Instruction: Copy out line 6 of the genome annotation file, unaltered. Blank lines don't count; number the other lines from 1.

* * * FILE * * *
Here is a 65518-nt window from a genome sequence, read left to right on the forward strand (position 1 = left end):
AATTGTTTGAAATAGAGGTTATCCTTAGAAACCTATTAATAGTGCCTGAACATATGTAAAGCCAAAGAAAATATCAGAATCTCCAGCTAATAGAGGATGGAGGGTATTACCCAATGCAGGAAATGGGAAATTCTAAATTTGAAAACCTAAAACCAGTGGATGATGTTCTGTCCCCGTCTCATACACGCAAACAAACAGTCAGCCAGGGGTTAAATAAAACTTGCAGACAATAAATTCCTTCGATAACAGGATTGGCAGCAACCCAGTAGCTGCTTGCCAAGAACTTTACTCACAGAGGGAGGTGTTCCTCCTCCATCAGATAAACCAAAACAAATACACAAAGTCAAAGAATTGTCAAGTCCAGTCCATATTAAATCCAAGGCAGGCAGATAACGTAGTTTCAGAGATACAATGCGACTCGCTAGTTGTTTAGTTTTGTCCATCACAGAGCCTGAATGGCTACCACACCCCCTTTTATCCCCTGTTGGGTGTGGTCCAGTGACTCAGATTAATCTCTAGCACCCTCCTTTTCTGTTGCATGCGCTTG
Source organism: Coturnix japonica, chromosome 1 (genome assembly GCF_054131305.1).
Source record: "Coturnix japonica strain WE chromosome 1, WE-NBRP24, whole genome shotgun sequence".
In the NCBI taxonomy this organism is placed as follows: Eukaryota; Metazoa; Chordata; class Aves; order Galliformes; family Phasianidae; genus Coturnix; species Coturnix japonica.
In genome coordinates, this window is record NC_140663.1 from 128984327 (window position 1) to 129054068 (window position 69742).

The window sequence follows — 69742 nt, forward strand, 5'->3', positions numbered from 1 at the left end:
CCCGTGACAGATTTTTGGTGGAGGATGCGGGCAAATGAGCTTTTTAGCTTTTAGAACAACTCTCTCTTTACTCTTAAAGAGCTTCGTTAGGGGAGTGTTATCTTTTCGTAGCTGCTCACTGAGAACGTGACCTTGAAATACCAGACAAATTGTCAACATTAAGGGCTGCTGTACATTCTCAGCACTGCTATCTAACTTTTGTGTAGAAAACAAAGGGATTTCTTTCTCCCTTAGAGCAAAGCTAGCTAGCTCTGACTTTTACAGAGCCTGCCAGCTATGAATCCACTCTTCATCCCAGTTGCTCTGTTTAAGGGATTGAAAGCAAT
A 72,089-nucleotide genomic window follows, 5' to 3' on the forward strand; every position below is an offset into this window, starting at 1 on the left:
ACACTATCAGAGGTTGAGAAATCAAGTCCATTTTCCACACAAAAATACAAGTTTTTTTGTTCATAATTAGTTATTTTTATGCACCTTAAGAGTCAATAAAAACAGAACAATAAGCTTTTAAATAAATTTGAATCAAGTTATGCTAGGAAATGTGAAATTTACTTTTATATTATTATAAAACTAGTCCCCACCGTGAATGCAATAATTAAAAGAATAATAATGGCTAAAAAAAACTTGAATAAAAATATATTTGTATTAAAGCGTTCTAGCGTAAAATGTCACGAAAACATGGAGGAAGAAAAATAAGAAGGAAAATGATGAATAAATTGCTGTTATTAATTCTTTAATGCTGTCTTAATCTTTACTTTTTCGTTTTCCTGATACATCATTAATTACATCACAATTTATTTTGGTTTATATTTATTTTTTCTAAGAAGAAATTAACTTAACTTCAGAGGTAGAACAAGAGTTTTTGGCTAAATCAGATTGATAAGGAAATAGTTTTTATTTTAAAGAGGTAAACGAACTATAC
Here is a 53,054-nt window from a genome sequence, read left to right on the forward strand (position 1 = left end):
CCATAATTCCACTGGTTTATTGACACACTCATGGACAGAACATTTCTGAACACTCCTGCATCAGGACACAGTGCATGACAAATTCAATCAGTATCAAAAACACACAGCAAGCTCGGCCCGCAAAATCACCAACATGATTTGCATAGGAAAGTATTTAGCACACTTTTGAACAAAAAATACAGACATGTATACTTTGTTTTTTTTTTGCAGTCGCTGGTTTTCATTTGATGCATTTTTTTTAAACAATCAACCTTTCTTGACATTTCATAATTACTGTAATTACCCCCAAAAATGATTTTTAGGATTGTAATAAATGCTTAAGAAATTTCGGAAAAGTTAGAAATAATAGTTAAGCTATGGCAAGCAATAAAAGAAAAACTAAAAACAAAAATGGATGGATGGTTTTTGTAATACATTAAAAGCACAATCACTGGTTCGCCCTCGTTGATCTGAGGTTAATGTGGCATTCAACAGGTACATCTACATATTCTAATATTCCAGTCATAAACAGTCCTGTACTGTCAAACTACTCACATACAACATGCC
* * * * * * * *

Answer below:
In genome coordinates, this window is record NC_140663.1 from 128984327 (window position 1) to 129054068 (window position 69742).